- Mariano Rico (MarianoRico, mariano.rico, firstname.lastname@example.org, homepage) is a postdoc researcher at the Ontology Engineering Group (OEG)in Madrid, Spain. Responsible for the Spanish DBpedia Chapter).
- Michele Mostarda (michele.mostarda, email@example.com, http://www.michelemostarda.it) is a software engineer working on Semantic Web since 2006. He is currently employed as a technologist at Fondazione Bruno Kessler in Trento, Italy. He has been involved in Big Data, Linked Open Data and Machine Learning projects like Sindice, Any23, JSONpedia and MachineLinking.
- Patrick Westphal (patrick.aksw, firstname.lastname@example.org, http://aksw.org/PatrickWestphal) is a PhD student at AKSW Group of University of Leipzig, lives in Dresden, Germany, and is doing Semantic Web and machine learning stuff in the life science domain.
- Robert Höhndorf (email@example.com, http://leechuck.de) is assistant professor (tenure track) at KAUST university, lives in Saudi Arabia, and is interested in semantic integration and biomedical ontologies. He wants to connect DBpedia to life science knowledge.
- Thiago N Galery (firstname.lastname@example.org) lives in Brazil and set up a NLP company geared towards Portuguese data http://www.analytyca.com. He holds a PhD in Linguistics from University College London (UCL) and is interested in discourse dependencies, linguistic structure, ontologies, entity linking and relationship extraction. He contributes to DBpedia Spotlight.
4 What is GSoC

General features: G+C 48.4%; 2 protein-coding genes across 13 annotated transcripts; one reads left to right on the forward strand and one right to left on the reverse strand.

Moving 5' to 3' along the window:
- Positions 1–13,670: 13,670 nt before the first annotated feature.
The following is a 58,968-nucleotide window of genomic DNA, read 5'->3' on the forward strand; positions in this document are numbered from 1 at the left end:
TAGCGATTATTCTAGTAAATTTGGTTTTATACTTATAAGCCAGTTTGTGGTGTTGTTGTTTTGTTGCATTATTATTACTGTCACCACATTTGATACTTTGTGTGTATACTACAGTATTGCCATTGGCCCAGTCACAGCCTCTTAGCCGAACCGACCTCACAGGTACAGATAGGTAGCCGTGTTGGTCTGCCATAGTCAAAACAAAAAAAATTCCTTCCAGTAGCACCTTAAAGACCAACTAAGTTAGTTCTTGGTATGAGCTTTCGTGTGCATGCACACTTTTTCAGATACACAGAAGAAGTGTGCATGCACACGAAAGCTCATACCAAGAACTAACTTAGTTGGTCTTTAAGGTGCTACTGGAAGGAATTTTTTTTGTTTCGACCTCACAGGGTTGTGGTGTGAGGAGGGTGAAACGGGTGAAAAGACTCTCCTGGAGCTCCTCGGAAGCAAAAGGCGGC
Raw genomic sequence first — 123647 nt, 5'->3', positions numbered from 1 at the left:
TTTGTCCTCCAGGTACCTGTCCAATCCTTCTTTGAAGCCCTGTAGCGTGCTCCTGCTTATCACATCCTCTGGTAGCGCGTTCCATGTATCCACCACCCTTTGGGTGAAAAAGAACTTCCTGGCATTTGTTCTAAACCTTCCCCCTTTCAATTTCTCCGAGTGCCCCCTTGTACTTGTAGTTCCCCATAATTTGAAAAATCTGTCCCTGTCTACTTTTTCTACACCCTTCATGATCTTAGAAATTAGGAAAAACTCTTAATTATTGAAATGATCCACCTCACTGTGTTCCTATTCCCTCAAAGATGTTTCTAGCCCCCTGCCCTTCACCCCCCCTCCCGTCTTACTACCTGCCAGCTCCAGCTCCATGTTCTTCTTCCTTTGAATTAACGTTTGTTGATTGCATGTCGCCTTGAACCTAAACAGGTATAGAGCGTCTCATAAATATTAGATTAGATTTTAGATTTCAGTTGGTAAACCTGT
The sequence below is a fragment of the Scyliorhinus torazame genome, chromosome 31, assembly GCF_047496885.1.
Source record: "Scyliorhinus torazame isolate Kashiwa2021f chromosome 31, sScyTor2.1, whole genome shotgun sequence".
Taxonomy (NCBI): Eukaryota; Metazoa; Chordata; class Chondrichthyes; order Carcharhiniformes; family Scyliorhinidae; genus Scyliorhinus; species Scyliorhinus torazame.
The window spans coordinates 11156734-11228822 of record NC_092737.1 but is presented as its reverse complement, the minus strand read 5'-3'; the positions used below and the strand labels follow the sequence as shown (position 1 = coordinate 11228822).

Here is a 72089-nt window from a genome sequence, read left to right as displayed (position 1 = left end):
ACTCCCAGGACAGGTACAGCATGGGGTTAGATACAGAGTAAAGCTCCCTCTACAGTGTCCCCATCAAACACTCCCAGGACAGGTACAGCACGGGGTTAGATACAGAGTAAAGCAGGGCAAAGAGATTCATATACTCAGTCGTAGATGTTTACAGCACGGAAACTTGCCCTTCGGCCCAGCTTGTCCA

Google funds open source projects by paying students to work for three months on a specific task. The gain here is twofold: Students gain experience and OS projects get some work done and (possibly) new community members.
The workflow is as follows:
- Open Source projects apply at Google by providing a list of possible projects that students can fulfill in the timeframe of 3 months (the application ends on February 20).
- Once a project is accepted there is an application period where students apply for specific ideas on a project (February 20 – March 16).
- Google grands a number of student slots to each project and mentors vote for the student selection.
- Once the selection is over, there is a bonding period (1 month) where selected students take some warm up tasks to get familiar with the technologies.
- Each student is assigned with an official mentor and additional co-mentors. The only difference is that the official one is responsible to fill 2 evaluation forms, one in the middle of the programming period and one at the end.
By becoming a DBpedia GSoC (co-)mentor you get:
- a free Google T-Shirt :)
- an opportunity to flight to SF at the Google headquarters for the Google mentor summit
- You help DBpedia
OK, there are some responsibilities but not too many. We try to assign multiple mentors for each student to divide the workload. It will take some time during the application period (2 weeks) to help students write good applications in the ideas you have expertise.
In the end not all candidate mentors will be assigned a student. It depends on the number of students Google gives us and the ideas students applied for. To those who finally become a (co-)mentor, their responsibility will be to guide the student and make sure they are on schedule.
There are plenty of links and FAQs in the GSoC homepage: http://www.google-melange.com/[..]page/google/gsoc2015